As most of you already know, our daughter, Ingrid, has Down Syndrome. She turned 3 last week and began preschool the same day. As her mom, the one who knows her best, I thought I was doing what was best for her even though I wasn’t positive it was truly the best. Though she was blessed with Down Syndrome, she has a charisma about her that is captivating. Friends and strangers alike tend to gravitate to her. Her smile lights up the world!
As the second week of preschool rolled around, I began to feel that my concerns were fitting. Ingrid had been enrolled into a program for special needs children that granted her appropriate therapies during school time. Although it seemed wonderful, I felt she wasn’t ready to be in such a setting. Her first two days of school went smoothly. She enjoyed herself! This week brought out a completely different child. The girl who is whole-heartedly warm & sweet is now miserable. She is incredibly unhappy with the change, which we initially assumed was exhaustion after a busy weekend. No. She has sobbed for days now at the mere mention of school. I felt compelled to keep it going, to do what everyone else thought was best for her, that maybe I was just being overprotective. I realize now that I do, indeed, know her best. And that being mom is about being more than her protector. I’m her advocate.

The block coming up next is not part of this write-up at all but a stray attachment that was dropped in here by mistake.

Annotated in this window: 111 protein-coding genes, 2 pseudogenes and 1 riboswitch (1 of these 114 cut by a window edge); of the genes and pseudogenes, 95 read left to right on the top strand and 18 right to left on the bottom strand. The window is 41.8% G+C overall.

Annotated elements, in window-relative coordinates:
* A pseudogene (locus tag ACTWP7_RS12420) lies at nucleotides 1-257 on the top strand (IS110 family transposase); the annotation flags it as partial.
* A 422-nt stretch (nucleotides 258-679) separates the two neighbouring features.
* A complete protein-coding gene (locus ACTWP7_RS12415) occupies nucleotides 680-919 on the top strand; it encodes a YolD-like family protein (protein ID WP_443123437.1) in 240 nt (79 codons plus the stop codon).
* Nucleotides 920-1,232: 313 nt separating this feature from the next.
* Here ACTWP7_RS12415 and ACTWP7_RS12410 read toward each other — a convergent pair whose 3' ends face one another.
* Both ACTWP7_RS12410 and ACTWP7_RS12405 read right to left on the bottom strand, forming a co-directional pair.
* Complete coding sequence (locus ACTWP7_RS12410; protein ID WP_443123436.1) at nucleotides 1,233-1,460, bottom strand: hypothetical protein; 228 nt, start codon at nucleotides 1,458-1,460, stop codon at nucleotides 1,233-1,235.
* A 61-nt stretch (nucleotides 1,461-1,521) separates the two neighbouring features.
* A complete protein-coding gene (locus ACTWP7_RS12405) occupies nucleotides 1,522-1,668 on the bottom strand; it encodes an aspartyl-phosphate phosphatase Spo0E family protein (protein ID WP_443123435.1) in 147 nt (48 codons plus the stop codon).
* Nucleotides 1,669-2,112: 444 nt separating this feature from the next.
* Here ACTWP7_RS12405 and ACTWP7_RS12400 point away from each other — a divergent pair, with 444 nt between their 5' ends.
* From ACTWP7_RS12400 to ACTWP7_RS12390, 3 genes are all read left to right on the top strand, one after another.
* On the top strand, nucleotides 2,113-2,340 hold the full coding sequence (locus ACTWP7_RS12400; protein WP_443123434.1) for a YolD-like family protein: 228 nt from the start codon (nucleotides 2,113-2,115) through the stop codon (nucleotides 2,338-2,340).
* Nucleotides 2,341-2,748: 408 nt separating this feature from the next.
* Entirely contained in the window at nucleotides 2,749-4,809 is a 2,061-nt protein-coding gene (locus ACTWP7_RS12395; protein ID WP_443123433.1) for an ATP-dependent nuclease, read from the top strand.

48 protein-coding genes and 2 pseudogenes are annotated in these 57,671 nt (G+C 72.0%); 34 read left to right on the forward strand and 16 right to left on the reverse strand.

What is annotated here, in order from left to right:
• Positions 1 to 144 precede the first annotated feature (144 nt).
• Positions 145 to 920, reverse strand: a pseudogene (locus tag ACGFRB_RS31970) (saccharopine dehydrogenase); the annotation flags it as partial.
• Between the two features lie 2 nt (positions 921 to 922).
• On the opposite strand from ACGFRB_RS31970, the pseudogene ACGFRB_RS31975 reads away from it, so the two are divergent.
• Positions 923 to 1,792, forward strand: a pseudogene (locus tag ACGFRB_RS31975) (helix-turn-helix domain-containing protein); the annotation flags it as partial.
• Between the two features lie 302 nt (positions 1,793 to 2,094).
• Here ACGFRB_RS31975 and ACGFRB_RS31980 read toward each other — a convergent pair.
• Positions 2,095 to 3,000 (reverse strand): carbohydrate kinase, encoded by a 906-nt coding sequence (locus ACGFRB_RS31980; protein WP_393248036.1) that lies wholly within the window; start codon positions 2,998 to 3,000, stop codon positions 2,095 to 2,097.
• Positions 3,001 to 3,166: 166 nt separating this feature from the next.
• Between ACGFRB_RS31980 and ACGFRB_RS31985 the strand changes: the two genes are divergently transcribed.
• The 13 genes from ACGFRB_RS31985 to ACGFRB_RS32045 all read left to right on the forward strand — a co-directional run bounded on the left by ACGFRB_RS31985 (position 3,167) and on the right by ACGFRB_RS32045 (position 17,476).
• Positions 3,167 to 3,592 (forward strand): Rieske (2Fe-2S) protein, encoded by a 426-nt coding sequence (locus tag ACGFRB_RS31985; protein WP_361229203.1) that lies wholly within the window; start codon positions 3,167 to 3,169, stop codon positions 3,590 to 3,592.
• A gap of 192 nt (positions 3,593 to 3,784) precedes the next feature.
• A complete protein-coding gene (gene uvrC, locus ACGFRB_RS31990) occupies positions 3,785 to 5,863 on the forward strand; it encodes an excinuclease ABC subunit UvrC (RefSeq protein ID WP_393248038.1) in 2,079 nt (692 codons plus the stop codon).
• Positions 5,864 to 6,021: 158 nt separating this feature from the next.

The opinions of others has never meant much to me until I had kids. I don’t need validation to know I can parent properly, even if we do things unconventional. I do, however, take into consideration the suggestions of professionals who have my child’s best interest at heart. I know I’m overprotective. I have justifiable reason for it. But I can see another side to things outside of my views. Regardless, in this case, I can safely say, no one knows my daughter better than me. When talks began of her starting preschool, I cringed. I was not ready for her to take such a huge step at this young age. It was presented that it was appropriate for her age, her diagnosis, etc. But deep down I wasn’t feeling it. We went along with the plan because that’s what everyone said I was “supposed” to do. Funny thing is.. I’ve never done such nonsense until now. After doing so, I could kick myself.
Ingrid has proven that she is not ready for school. She is not in the mindset that some kids are at her age, willing to part with her comfort zone. She has spent several days increasingly unhappy and reverting back to harsh habits.
I guess the moral of the story is.. nobody knows your child better than you. It’s not worth the tears! We want our kid to flourish in life, not fear it.
I’ll be withdrawing her from the remainder of the school year. We’ll give it another go in the fall. For now, she needs to be loved, at home, where she’s comfortable.
Take care friends! I wish you the best!